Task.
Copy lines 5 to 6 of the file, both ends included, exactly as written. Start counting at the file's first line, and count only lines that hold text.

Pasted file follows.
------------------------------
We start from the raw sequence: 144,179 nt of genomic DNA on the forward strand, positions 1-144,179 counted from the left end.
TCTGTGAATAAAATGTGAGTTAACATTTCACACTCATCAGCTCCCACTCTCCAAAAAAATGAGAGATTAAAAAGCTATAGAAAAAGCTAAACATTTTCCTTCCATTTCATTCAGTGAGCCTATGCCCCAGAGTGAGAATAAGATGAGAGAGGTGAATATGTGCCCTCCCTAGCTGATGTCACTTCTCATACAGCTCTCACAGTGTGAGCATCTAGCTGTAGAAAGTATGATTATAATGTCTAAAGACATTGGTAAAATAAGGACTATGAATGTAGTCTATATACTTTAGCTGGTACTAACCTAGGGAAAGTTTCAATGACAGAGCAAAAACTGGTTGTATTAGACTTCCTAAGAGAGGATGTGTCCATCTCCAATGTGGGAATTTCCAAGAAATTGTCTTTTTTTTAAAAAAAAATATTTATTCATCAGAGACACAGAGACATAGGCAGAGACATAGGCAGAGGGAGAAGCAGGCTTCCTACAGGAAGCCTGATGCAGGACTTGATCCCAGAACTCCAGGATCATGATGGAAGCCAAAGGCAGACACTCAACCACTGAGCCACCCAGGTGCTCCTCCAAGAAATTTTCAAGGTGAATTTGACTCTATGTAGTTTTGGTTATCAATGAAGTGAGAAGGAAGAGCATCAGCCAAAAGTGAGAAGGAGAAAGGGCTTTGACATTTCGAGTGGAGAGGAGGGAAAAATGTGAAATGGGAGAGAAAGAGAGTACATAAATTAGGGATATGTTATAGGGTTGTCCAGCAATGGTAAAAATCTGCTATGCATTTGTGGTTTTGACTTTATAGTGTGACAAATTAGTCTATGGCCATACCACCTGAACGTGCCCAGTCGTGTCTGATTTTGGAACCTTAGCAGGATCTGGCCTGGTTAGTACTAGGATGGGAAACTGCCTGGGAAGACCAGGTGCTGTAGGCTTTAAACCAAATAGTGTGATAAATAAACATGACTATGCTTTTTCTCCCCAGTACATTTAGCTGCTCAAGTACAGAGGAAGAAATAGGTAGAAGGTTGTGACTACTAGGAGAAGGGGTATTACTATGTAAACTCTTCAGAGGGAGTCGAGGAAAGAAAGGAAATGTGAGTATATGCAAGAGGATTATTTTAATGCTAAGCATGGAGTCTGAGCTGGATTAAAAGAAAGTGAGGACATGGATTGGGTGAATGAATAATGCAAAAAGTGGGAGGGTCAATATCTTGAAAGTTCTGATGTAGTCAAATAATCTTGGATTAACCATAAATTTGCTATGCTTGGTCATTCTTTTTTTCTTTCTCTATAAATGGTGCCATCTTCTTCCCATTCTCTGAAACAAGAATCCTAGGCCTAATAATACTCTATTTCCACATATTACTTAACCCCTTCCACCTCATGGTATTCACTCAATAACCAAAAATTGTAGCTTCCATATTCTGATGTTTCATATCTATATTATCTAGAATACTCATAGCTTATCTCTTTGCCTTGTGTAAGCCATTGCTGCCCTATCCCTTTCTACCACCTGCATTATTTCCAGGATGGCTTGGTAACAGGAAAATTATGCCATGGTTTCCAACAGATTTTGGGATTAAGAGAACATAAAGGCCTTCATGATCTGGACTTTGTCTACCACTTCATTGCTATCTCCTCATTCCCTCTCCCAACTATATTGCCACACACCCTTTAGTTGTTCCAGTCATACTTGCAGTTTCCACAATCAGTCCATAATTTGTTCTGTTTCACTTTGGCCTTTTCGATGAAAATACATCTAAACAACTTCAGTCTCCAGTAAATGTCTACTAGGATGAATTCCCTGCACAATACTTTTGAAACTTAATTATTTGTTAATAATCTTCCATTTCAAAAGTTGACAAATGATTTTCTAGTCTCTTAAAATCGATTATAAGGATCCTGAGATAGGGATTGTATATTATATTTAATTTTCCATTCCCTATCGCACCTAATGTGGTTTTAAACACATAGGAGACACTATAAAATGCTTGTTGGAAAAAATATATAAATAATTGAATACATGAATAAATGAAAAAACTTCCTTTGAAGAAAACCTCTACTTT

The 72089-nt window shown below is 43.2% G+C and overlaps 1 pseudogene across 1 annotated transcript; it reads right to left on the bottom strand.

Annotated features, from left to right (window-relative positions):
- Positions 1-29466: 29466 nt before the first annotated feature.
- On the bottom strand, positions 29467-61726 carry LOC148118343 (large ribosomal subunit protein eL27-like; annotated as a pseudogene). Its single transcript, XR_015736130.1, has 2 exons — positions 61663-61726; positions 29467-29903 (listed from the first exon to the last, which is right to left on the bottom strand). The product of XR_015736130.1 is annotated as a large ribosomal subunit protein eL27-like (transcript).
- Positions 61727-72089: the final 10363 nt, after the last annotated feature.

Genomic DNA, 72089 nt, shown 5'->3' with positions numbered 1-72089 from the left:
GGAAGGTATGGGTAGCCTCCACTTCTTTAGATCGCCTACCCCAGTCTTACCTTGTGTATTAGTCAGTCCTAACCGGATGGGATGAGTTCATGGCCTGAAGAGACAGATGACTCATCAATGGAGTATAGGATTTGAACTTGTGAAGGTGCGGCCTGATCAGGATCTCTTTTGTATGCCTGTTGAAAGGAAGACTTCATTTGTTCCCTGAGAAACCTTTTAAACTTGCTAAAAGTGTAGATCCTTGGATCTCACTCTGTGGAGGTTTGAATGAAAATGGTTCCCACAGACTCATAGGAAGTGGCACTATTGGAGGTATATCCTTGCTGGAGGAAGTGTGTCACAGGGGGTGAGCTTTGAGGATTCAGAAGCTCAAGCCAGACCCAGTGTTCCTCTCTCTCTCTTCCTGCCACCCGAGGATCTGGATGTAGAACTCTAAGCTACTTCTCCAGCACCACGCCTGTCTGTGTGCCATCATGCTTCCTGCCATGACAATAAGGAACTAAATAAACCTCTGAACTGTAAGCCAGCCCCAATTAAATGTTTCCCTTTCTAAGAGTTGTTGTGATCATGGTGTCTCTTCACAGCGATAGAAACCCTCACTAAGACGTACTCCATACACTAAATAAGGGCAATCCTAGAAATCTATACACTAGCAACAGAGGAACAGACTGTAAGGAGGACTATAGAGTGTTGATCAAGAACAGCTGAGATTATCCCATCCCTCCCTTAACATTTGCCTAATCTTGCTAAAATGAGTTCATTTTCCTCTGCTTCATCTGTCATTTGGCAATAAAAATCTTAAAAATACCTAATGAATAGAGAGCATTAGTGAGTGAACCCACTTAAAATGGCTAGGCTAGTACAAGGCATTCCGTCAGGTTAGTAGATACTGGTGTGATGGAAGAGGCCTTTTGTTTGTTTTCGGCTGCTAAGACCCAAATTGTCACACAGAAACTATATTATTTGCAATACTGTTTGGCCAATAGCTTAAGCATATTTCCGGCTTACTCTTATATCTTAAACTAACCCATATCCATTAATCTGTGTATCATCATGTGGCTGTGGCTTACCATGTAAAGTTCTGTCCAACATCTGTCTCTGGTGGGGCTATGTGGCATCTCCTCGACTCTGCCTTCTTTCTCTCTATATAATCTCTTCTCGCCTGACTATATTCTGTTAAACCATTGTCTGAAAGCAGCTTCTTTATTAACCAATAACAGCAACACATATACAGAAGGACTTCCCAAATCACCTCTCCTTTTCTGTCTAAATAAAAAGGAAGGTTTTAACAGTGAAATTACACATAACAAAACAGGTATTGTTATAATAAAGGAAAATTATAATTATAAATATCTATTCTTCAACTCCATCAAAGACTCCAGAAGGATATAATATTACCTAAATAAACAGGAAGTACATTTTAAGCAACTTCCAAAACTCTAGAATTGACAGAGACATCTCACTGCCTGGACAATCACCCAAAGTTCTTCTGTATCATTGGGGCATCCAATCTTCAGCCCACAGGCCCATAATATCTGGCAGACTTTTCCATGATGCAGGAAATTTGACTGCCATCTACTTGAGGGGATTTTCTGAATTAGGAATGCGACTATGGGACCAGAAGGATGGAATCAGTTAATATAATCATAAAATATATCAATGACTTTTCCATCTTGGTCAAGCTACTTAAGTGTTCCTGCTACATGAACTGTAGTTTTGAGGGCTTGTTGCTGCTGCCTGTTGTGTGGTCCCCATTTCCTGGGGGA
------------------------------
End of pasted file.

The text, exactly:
- Positions 1-29466: 29466 nt before the first annotated feature.
- On the bottom strand, positions 29467-61726 carry LOC148118343 (large ribosomal subunit protein eL27-like; annotated as a pseudogene). Its single transcript, XR_015736130.1, has 2 exons — positions 61663-61726; positions 29467-29903 (listed from the first exon to the last, which is right to left on the bottom strand). The product of XR_015736130.1 is annotated as a large ribosomal subunit protein eL27-like (transcript).